South Africa is seeking permission from conservation authorities to sell off some $1 billion worth of stockpiled rhino horn. The move, officials have said, may thwart black-market sales of the valuable, but illegal commodity, which has gained popularity in Asia for its alleged medicinal uses. That hunger for rhino horn has decimated South Africa’s population of the rare and endangered animal.
South African officials say they want to open a new front in the ongoing war against illegal rhino poaching.
Already, the government has deployed soldiers to fight poaching in Kruger National Park. They’ve reached out to the government of neighboring Mozambique to stop cross-border poaching, and have signed agreements with major rhino horn markets Vietnam and China to stop black-market rhino horn sales.
Officials have even tried de-horning live rhinos to make them less attractive to poachers and opening a rhino orphanage in a secret location.
Still, 461 rhinos have been killed this year alone, according to the most recent government statistics. If rhino killings continue at that pace, they could exceed last year’s record death toll of 668 rhinos.
So this time, they say they want to take a different tack, by focusing on the simple laws of supply and demand.
South Africa possesses a stockpile of more than 16,000 kilograms of rhino horn. At today’s market prices -- which value rhino horn over gold -- that’s worth about $1 billion.
South Africa Department of Environment spokesman, Albi Modise, says the government is putting together a proposal to sell their stockpile legally - a move that could flood the market with legal product. They’ll present the proposal to the Convention on International Trade in Endangered Species
“The research that’s been done tells us that there’s a huge demand for the rhino horn in the Asian countries. And that the absence of a legal market has actually driven people to the underground black market," Modise said. "Hence the black market has been thriving, because it has been meeting the demand and needs of the particular market. So we’re trying to say, ‘if there is a demand for the rhino horn, let’s rather be the ones to drive it in an open, regulated fashion, than to drive those who want the rhino horn to go into the black market, which has vastly been fuelling the ongoing scourge of poaching that South Africa has been experiencing in the recent years.’”
He says environmental officials hope to use the profits to help conservation efforts.
Modise says the rationale behind the sale is simple: if you can’t beat ‘em, join ‘em - and then beat them at their own game.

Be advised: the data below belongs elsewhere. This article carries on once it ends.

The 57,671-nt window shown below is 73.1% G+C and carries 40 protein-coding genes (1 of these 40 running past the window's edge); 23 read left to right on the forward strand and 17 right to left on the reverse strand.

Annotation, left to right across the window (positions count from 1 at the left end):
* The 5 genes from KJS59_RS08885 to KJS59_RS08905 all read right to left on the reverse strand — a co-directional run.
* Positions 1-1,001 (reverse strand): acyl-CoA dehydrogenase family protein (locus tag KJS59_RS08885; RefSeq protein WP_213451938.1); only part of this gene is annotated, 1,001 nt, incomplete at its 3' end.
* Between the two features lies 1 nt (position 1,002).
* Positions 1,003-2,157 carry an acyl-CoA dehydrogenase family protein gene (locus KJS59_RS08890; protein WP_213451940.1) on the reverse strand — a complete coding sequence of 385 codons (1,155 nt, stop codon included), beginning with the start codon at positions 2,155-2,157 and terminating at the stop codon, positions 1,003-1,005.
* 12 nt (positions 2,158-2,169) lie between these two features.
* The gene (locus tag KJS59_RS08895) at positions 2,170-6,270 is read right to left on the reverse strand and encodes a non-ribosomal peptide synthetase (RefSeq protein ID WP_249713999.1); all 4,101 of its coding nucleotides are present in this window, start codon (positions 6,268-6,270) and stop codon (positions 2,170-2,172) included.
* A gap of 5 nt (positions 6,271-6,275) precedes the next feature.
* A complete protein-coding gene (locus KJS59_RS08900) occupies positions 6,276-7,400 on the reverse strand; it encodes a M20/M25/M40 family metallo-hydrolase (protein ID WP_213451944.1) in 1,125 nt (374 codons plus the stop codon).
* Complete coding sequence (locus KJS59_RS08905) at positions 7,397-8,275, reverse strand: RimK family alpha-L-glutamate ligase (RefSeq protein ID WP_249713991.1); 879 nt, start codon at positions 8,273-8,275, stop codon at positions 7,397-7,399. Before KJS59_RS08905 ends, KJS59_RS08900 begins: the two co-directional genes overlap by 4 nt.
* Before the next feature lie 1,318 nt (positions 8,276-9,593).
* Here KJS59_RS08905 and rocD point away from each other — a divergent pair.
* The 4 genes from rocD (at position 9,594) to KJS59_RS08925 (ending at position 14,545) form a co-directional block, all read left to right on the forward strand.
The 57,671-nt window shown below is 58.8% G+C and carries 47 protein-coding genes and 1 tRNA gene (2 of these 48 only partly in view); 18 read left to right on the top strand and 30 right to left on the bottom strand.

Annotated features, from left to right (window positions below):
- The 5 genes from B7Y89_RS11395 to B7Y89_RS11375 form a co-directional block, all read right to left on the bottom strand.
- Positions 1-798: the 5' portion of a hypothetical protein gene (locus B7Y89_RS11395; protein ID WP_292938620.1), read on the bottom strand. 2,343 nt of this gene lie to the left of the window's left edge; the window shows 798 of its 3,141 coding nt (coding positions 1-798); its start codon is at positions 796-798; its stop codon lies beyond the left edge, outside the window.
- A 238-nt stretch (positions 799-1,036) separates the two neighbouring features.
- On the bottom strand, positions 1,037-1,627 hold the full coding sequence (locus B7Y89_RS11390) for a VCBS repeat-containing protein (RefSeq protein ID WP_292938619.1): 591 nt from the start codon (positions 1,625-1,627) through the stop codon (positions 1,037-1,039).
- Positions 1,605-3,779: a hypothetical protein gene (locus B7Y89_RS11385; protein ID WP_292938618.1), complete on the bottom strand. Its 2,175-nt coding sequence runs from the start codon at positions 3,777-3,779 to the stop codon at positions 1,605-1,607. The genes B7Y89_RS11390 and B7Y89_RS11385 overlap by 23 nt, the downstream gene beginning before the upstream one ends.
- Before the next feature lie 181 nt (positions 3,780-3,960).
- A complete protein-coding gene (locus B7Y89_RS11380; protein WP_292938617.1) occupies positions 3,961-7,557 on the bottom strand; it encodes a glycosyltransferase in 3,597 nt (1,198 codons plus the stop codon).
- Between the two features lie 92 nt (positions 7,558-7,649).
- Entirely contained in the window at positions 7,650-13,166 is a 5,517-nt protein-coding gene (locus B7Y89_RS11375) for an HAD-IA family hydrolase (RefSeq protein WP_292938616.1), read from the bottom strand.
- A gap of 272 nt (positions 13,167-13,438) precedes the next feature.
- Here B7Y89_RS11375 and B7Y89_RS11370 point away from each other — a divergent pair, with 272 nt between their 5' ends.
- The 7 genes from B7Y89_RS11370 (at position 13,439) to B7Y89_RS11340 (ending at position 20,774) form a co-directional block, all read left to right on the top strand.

“We actually are saying that we are very worried that if we don’t do something legal, we might end up with our rhinos being wiped out. That we’d rather be doing something proactively, and learn from that from that proactive, measured and regulated opening, and take lessons from it while also embracing principles of sustainable development," he said. "For us, really, it is to say, we could sit here and say, ‘we don’t want to open trade,’ but then lose our rhinos to the black market. Or we could take the black market head-on and open the legal market and try to compete in a very competitive fashion with the black market, and consequently with the hope that we would be able to drive down the price.”
Jo Shaw, rhino coordinator for WWF South Africa,
says her conservation group is not convinced. She says the group has recently done a study that shows that demand may outstrip even a large supply: the study found that the demand in Vietnam is roughly five times larger than the current market base.
“We remain unconvinced that a legal international trade in rhino horn is a feasible approach at this point in time, given a number of concerns that would need to be addressed," she said. ..."I think it’s dangerous to view the idea of provision of a legal supply as cutting out the illegal black market chain being operated by sophisticated criminal syndicates.”
The horn is reputed to have medicinal benefits in Asian traditional medicine - among them, as an aphrodisiac, a hangover remedy and even a cancer cure. Those theories have been largely dispelled by scientific research. But that hasn’t stopped Asian consumers from snapping up the rare product at the whopping price of $65,000 a kilogram - money that South African officials say they want to use to help conserve the rapidly dwindling population.